Fig. 5
figure5

Percentage reduction in the spliNPV activity expressed in original activity remaining (OAR) of Spodoptera littoralis 2nd instar larvae treated with SpliMNPV, Em, and Em LC50 + SpliMNPV Lc99 all exposed to different natural sunlight periods

Fig. 6
figure6

Median lethal inactivation time (LIT50) of Spodoptera littoralis 2nd instar larvae treated with SpliMNPV, Em, and Em Lc50 + SpliMNPV Lc99 all exposed to different natural sunlight periods

The impact of mixture treatment on insect survival is shown in Fig. 7. The data showed that the reduction in larval period in Em was significantly shorter than in SpliMNPV and in mixture treatment; the reduction in the pupal duration was non-significant among various treatments. Additionally, the periods of adult longevity in Em and mixture treatments were significantly shorter than those observed in spliMNPV and control treatments. Such variability in insect survival via Em treatment may be attributed to the direct action of Em on insect cell physiological functions (Rothman and Myers 1996). Moreover, the average numbers of daily eggs laid/female that treated as larvae were significantly lower in Em and mixture tratments than in spliMNPV and control treatments (Fig. 8), while the hatched egg reductions were significantly higher in all tested treatments than the control (Fig. 9). These findings are consistent with Lalouette et al. (2016) who reported hormonal changes in the insect pests when sub lethal concentrations were applied.

Fig. 7
figure7

Average larval duration, pupal duration, and adult longevity of Spodoptera littoralis stages previously treated as 2nd instar larvae with SpliMNPV Em 0.05 ppm, Em 1 × 104 BIPs and Em 0.05 ppm + SpliMNPV 1 × 104 BIPs

Fig. 8
figure8

Average number/eggs/day of Spodoptera littoralis female previously treated as 2nd instar larvae with SpliMNPV Em 0.05 ppm, Em 1 × 104 BIPs, and Em 0.05 ppm + SpliMNPV 1 × 104 BIPs

Fig. 9
figure9

% Spodoptera littoralis hatched eggs layed by females previously treated as 2nd instar larvae with SpliMNPV Em 0.05 ppm, Em 1 × 104 BIPs, and Em 0.05 ppm + SpliMNPV 1 × 104 BIPs

Conclusion

Baculovirus and Em are safe promising tools against S. littoralis. The larvicidal activity of Em + SpliMNPV LC25 increased than the single Em treatment. Evidently, the treatment of SpliMNPV LC99 + Em LC50 effectively protected the SpliMNPV against natural sunlight. The synergistic effect of the mixture treatment improved the pathogenicity of SpliMNPV.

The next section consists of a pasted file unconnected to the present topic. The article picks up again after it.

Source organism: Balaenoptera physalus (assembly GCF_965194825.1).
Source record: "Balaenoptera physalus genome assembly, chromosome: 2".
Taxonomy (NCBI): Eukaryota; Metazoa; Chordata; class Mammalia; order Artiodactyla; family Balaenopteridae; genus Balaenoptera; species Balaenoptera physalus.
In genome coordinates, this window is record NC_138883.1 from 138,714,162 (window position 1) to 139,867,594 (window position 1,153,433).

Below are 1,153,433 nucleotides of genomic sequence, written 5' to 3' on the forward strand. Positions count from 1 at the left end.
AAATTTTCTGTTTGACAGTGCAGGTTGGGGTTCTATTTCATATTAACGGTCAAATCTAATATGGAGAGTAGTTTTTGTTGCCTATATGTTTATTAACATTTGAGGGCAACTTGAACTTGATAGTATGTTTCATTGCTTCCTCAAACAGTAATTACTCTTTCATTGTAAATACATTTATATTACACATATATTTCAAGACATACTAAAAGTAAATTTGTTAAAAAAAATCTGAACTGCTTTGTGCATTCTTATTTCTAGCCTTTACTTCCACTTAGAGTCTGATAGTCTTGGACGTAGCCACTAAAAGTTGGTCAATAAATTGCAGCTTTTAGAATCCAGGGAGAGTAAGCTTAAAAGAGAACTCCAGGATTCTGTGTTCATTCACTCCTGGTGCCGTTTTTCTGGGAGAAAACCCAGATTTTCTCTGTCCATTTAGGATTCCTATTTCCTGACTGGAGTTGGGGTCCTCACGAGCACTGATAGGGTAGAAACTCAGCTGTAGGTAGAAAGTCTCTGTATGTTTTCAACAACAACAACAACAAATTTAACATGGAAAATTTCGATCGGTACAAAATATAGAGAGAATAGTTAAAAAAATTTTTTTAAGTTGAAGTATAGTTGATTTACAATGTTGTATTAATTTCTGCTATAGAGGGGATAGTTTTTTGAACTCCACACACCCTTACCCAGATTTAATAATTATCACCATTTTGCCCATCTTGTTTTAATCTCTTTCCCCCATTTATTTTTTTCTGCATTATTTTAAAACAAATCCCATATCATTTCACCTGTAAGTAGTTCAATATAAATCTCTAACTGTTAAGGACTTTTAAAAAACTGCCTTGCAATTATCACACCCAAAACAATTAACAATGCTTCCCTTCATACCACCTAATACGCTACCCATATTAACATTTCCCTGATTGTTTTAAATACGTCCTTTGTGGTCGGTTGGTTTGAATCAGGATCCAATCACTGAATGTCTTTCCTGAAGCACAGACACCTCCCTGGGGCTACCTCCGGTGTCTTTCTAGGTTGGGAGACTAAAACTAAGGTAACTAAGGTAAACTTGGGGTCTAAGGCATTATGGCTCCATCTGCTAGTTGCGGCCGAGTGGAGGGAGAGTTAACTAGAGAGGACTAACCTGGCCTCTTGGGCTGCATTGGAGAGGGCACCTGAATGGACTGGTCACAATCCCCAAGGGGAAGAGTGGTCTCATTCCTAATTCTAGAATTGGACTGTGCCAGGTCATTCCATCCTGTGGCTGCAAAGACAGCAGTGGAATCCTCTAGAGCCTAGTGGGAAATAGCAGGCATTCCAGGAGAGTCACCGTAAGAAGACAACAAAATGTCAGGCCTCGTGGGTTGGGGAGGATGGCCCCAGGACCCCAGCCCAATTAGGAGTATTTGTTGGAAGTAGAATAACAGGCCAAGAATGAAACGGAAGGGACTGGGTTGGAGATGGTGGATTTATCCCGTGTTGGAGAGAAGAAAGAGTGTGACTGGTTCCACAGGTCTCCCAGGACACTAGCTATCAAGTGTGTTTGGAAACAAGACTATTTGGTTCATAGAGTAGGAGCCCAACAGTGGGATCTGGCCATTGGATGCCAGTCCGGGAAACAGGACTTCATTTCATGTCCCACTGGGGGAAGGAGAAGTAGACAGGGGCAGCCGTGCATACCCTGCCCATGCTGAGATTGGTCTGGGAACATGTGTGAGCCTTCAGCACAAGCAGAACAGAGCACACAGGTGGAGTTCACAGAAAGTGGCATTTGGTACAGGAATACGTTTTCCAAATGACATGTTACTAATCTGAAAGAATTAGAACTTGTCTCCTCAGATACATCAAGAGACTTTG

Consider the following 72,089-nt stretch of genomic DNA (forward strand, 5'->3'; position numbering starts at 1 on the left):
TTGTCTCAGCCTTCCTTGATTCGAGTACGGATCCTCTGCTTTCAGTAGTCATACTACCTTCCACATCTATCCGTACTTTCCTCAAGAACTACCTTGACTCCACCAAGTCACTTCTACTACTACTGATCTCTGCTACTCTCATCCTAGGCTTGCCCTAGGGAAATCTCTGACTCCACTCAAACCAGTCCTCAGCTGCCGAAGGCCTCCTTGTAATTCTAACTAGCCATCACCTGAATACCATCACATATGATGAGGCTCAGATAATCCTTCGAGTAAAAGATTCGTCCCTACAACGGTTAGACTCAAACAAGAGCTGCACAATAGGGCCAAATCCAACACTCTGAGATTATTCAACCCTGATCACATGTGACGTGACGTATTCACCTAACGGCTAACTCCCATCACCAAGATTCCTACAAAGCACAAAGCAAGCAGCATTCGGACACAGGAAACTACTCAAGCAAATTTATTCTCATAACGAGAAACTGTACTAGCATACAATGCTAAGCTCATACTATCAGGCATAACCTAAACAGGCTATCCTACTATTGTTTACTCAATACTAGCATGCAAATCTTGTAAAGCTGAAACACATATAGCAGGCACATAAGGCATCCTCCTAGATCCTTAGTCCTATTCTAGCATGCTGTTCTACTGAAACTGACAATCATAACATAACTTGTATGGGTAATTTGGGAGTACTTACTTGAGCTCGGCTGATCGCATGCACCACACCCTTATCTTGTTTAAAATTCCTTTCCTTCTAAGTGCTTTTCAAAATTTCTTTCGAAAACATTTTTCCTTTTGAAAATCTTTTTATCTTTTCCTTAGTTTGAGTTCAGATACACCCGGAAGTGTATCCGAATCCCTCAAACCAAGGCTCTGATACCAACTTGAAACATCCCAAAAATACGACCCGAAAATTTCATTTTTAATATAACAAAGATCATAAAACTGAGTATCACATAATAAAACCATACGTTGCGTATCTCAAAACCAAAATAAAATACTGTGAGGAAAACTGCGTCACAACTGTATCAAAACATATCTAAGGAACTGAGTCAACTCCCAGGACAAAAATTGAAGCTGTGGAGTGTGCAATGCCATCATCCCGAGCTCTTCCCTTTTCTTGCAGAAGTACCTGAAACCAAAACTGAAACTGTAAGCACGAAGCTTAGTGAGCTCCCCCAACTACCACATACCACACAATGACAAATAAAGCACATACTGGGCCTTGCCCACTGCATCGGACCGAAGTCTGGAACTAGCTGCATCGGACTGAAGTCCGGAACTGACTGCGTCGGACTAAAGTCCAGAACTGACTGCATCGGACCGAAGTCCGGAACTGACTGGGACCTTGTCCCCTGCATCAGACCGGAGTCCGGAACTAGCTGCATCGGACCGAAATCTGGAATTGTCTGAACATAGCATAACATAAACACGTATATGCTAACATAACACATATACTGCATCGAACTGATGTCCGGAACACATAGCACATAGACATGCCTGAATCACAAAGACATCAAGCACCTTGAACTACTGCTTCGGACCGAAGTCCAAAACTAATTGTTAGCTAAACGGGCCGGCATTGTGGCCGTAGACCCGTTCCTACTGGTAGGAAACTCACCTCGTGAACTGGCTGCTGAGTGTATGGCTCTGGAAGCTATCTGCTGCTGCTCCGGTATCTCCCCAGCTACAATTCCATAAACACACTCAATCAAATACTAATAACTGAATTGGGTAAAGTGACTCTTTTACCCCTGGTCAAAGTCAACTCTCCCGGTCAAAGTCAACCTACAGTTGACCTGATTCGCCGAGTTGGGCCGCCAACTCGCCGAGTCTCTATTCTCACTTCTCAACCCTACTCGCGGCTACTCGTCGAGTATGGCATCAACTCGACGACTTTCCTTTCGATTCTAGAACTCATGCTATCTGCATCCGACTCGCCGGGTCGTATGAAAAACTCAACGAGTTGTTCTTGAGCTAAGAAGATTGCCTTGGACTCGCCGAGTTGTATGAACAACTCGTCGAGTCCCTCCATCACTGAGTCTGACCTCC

Availability of data and materials

The authors declare that they have no objection to the availability of data and materials.

Abbreviations

SpliMNPV:

Spodoptera littoralis multiple nucleopolyhedrosis virus

PIB:

Polyhedral inclusion bodies

Em:

Emamectin benzoate

LC50 :

Median lethal concentration or lethal concentration 50

LC99 :

Lethal concentration 99

UV:

Ultraviolet radiation

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Acknowledgements

The authors wish to express their gratitude to Prof. Dr. Adel Hatem and Dr. Gamal Hassan from Plant Protection Institute Research, Ministry of Agriculture, Giza, Egypt, for helpful discussion and technical support of the manuscript.

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No specific fund was indicated in this study.

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AE and WS carried out the bioassay and biological studies. AE and HE conducted the isolation and propagation of the virus. WS carried out the filed treatment and analyzed the data. AE, WS, and HE contributed in the experimental design and writing the manuscript. All authors read and approved the final manuscript.

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Correspondence to Waheed A. A. Sayed.

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El-Helaly, A.A., Sayed, W.A.A. & El-Bendary, H.M. Impact of emamectin benzoate on nucleopolyhedrosis virus infectivity of Spodoptera littoralis (Boisd.) (Lepidoptera: Noctuidae). Egypt J Biol Pest Control 30, 111 (2020). https://doi.org/10.1186/s41938-020-00314-0

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Keywords

  • Baculovirus
  • Emamectin benzoate
  • Spodoptera littoralis
  • Larvicidal activity
  • Bio-pesticide interaction